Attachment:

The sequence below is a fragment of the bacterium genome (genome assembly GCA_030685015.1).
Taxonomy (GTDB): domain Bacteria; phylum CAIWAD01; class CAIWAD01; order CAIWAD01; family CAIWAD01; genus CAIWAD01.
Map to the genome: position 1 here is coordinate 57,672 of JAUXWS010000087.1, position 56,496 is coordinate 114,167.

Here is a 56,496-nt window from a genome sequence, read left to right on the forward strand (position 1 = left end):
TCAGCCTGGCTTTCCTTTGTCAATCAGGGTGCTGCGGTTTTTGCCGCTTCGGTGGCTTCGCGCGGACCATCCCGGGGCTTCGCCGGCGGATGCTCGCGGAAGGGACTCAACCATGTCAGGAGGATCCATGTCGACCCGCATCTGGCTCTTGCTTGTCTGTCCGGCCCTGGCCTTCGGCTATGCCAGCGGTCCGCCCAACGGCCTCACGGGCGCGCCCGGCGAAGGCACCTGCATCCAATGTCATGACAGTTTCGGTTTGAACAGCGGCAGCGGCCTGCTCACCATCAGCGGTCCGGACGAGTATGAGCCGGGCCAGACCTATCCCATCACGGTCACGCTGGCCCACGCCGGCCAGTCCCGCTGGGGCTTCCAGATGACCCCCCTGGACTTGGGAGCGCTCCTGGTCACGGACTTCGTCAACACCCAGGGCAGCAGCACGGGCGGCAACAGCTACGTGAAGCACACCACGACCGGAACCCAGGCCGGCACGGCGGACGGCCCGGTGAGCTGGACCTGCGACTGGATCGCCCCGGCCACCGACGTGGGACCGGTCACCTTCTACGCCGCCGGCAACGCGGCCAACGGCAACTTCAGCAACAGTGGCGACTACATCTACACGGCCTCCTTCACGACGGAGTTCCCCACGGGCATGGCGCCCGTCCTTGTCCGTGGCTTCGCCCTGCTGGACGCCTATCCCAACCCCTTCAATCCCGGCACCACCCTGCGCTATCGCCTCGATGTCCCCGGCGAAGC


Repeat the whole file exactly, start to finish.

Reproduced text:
The sequence below is a fragment of the bacterium genome (genome assembly GCA_030685015.1).
Taxonomy (GTDB): domain Bacteria; phylum CAIWAD01; class CAIWAD01; order CAIWAD01; family CAIWAD01; genus CAIWAD01.
Map to the genome: position 1 here is coordinate 57,672 of JAUXWS010000087.1, position 56,496 is coordinate 114,167.

Here is a 56,496-nt window from a genome sequence, read left to right on the forward strand (position 1 = left end):
TCAGCCTGGCTTTCCTTTGTCAATCAGGGTGCTGCGGTTTTTGCCGCTTCGGTGGCTTCGCGCGGACCATCCCGGGGCTTCGCCGGCGGATGCTCGCGGAAGGGACTCAACCATGTCAGGAGGATCCATGTCGACCCGCATCTGGCTCTTGCTTGTCTGTCCGGCCCTGGCCTTCGGCTATGCCAGCGGTCCGCCCAACGGCCTCACGGGCGCGCCCGGCGAAGGCACCTGCATCCAATGTCATGACAGTTTCGGTTTGAACAGCGGCAGCGGCCTGCTCACCATCAGCGGTCCGGACGAGTATGAGCCGGGCCAGACCTATCCCATCACGGTCACGCTGGCCCACGCCGGCCAGTCCCGCTGGGGCTTCCAGATGACCCCCCTGGACTTGGGAGCGCTCCTGGTCACGGACTTCGTCAACACCCAGGGCAGCAGCACGGGCGGCAACAGCTACGTGAAGCACACCACGACCGGAACCCAGGCCGGCACGGCGGACGGCCCGGTGAGCTGGACCTGCGACTGGATCGCCCCGGCCACCGACGTGGGACCGGTCACCTTCTACGCCGCCGGCAACGCGGCCAACGGCAACTTCAGCAACAGTGGCGACTACATCTACACGGCCTCCTTCACGACGGAGTTCCCCACGGGCATGGCGCCCGTCCTTGTCCGTGGCTTCGCCCTGCTGGACGCCTATCCCAACCCCTTCAATCCCGGCACCACCCTGCGCTATCGCCTCGATGTCCCCGGCGAAGC